Books: The Editors Like
THE WAPSHOT CHRONICLEby John Cheever. (Harper, S3.50.) Mr. Cheever, known as a master of watchmaker’s perspective, demonstrates that he’s quite a hand with sweeping views. The Wapshot boys ramp and totter through some very peculiar affairs, while their father steals the show.
THE RED MARTENby Peter Nisser. (Knopf, $3.95.) The family chronicle form is used as a vehicle for sketches of farm life in Sweden around 1700, permitting the author to toss in much extraordinary information on old customs and Finnish magic.
A HAUNTED LANDby Randolph Slow. (Macmillan, $3.75.) In an admirably written first novel, a young Australian poet explores a man’s evil influence on his children, making this old theme new about 80 per cent of the time, which is good going.
THE ASSISTANTby Bernard Malamud. (Farrar, Straus & Cudahy, 83.50.) The pursuit of Virtue leads a reformed rascal into strange difficulties in this austere, elegant short novel.
THE RED FORTby James Leasor. (Reynal, $5.00.) The story of how a small, badly generaled, underequipped British force recovered Delhi from the Sepoy mutineers in 1857 is positively enthralling.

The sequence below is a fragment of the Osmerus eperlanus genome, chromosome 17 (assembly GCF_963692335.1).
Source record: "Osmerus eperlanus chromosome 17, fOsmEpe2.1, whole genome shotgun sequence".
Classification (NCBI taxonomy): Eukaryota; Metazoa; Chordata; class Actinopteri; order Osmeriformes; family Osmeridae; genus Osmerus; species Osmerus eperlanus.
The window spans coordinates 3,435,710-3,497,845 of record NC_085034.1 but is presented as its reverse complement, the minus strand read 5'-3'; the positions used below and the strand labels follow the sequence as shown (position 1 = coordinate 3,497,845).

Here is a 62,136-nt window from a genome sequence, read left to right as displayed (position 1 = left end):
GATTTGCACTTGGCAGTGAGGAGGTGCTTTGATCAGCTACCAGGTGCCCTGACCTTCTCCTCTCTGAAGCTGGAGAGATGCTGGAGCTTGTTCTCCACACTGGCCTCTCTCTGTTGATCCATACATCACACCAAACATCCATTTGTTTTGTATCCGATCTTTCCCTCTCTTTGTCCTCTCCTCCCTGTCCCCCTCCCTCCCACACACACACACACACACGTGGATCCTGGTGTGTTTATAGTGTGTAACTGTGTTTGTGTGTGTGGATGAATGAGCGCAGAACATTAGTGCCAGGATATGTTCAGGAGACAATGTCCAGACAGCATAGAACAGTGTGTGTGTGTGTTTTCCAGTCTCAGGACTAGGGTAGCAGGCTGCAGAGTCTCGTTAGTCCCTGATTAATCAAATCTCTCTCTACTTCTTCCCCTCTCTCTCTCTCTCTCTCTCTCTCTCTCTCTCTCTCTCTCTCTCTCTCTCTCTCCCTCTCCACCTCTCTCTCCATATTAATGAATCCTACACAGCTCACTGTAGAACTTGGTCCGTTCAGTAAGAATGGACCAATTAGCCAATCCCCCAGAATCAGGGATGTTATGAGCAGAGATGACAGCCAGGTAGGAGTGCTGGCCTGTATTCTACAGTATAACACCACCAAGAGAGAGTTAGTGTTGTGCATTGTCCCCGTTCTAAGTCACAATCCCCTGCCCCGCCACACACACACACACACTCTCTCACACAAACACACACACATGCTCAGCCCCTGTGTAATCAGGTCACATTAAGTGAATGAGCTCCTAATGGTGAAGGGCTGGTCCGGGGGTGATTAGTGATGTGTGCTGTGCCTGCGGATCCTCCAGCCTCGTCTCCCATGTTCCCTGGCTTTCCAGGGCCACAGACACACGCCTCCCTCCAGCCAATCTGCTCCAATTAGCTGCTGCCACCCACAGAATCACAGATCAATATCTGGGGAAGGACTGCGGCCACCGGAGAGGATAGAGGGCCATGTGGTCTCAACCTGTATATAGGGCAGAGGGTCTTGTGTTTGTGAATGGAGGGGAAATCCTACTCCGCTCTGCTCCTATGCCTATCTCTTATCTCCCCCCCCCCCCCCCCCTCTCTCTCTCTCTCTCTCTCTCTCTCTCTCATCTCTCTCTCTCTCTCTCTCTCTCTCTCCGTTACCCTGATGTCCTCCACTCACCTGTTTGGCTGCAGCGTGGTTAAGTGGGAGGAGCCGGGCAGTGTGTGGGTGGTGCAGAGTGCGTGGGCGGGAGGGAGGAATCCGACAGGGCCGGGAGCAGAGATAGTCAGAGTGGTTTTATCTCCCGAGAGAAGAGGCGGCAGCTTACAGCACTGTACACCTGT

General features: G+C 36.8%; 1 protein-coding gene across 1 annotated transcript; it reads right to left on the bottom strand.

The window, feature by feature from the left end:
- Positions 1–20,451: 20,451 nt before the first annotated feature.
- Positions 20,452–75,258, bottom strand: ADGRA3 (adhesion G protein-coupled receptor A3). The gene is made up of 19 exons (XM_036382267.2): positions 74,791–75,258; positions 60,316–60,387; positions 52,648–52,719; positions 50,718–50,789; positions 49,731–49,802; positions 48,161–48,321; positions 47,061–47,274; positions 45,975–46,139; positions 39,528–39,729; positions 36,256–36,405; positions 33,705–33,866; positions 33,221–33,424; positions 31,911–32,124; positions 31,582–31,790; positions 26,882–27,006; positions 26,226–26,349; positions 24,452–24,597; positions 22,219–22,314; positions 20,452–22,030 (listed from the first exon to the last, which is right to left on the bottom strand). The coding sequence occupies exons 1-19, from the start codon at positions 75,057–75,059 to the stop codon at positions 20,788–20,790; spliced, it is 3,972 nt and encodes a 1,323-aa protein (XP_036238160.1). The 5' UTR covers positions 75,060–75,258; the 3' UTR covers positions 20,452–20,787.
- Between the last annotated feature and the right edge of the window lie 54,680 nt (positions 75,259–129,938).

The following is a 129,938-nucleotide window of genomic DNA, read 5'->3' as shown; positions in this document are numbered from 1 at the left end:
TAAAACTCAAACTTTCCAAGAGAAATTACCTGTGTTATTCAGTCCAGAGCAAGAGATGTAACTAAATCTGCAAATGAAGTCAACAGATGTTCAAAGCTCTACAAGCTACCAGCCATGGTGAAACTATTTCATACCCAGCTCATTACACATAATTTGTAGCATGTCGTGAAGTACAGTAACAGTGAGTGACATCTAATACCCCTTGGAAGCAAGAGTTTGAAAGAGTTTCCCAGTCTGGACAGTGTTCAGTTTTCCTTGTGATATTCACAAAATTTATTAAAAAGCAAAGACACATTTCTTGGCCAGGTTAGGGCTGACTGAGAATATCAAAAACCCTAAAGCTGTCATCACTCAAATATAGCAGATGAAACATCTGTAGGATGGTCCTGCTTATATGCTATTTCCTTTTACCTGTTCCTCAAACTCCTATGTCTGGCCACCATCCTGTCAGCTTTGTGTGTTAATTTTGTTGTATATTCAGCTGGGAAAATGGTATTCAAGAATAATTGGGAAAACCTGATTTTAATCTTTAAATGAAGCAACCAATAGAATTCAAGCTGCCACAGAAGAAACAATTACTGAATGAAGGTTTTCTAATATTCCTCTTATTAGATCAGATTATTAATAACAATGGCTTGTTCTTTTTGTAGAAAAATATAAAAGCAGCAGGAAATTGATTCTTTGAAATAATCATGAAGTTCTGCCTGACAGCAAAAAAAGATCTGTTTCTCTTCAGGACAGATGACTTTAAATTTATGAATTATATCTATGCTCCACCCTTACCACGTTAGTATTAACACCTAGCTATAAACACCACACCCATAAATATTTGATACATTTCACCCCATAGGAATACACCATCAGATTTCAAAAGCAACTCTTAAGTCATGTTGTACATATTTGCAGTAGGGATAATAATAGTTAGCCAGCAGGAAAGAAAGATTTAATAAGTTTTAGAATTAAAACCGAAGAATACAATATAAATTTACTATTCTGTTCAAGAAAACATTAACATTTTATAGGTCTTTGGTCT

A NOSTALGIA FOR CAMELSby Christopher Rand. (Atlantic-Little, Brown, $3.75.) Mr. Rand, an eloquent writer and knowledgeable Orientalist, has gathered together odd events and striking characters from all over the East and presents them with amazed affection to the reader.
THE THIRD EYEby T. PobsangRampa. (Doubleday, $3.50.) Purportedly the experiences, truly amazing, of a Tibetan aristocrat who was initiated into the ultimate mysteries of Lamaism before coming to the West. What a tale, what a tale; is it true by any chance?
FROM RENOIR TO PICASSO: ARTISTS I HAVE KNOWNby Michel Georges-Michel. (Houghton Mifflin, $4.00 and $2.50.) Critic and amateur artist, the author met everyone who ever put hand to brush or chisel, and his gossipy memoirs crackle with gaiety and affection. The illustrations are sketches by the author and his friends,
CONVERSATIONS WITH ARTISTSby Selden Rodman. (Devin-Adair, $4.00.) Interviews with painters, sculptors, and architects whose opinions on their own and each other’s work are reported by Mr. Rodman with a reasonable minimum of comment.
ABSTRACT ART BEFORE COLUMBUSby Dore Ashton with photographs by Lee Boltin. (André Emmerich, $2.50.) The sculptural qualities of objects made by various Amerindian groups are highlighted by admirable photography, while the text is brief and pleasantly devoid of critical jargon.